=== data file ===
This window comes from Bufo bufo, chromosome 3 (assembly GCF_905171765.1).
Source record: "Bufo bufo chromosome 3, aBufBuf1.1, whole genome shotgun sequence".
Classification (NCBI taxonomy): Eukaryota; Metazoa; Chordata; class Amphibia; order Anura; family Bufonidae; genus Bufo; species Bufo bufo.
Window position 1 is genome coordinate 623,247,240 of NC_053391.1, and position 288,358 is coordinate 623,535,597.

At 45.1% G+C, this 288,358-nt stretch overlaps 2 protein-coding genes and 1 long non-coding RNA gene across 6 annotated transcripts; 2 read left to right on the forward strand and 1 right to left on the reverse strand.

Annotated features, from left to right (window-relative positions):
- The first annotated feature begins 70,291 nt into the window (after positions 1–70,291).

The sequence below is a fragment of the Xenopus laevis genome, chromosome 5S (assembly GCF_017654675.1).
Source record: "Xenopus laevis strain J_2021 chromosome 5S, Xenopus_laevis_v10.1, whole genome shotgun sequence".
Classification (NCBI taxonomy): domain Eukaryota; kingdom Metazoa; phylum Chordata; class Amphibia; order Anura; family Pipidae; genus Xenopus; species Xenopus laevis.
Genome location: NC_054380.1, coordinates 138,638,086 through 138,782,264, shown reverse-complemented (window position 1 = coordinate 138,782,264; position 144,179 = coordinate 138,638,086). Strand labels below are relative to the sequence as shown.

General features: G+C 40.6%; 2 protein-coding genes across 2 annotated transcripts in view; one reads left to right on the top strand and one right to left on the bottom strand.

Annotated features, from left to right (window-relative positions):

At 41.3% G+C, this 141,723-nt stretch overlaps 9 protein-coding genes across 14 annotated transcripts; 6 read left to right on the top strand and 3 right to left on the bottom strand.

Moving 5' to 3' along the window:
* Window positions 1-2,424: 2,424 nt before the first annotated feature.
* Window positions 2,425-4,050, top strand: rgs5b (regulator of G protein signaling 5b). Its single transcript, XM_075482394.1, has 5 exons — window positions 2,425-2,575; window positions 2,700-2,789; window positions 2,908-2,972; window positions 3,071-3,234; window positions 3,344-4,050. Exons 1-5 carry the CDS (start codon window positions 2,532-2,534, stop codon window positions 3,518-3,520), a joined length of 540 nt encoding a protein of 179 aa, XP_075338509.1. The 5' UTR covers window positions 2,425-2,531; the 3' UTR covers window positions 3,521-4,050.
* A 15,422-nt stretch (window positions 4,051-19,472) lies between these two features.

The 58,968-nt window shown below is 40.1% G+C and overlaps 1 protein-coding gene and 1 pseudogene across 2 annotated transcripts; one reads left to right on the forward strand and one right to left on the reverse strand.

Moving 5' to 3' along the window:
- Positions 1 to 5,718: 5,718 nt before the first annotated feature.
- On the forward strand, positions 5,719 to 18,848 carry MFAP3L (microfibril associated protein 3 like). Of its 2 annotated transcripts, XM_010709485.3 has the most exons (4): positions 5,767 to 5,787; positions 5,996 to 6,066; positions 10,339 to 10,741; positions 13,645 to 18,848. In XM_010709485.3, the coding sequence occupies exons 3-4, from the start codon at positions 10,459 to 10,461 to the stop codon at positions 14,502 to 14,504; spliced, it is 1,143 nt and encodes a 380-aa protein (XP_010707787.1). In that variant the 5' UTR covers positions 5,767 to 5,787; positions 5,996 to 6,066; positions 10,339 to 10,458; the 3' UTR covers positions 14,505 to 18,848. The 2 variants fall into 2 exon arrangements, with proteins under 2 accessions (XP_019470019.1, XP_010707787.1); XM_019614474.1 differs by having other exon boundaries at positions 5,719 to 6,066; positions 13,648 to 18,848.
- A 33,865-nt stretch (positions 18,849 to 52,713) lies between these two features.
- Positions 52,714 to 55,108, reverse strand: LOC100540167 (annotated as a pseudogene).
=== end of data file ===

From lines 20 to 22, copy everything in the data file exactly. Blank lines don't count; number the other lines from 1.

Moving 5' to 3' along the window:
- Positions 1 to 5,718: 5,718 nt before the first annotated feature.
- On the forward strand, positions 5,719 to 18,848 carry MFAP3L (microfibril associated protein 3 like). Of its 2 annotated transcripts, XM_010709485.3 has the most exons (4): positions 5,767 to 5,787; positions 5,996 to 6,066; positions 10,339 to 10,741; positions 13,645 to 18,848. In XM_010709485.3, the coding sequence occupies exons 3-4, from the start codon at positions 10,459 to 10,461 to the stop codon at positions 14,502 to 14,504; spliced, it is 1,143 nt and encodes a 380-aa protein (XP_010707787.1). In that variant the 5' UTR covers positions 5,767 to 5,787; positions 5,996 to 6,066; positions 10,339 to 10,458; the 3' UTR covers positions 14,505 to 18,848. The 2 variants fall into 2 exon arrangements, with proteins under 2 accessions (XP_019470019.1, XP_010707787.1); XM_019614474.1 differs by having other exon boundaries at positions 5,719 to 6,066; positions 13,648 to 18,848.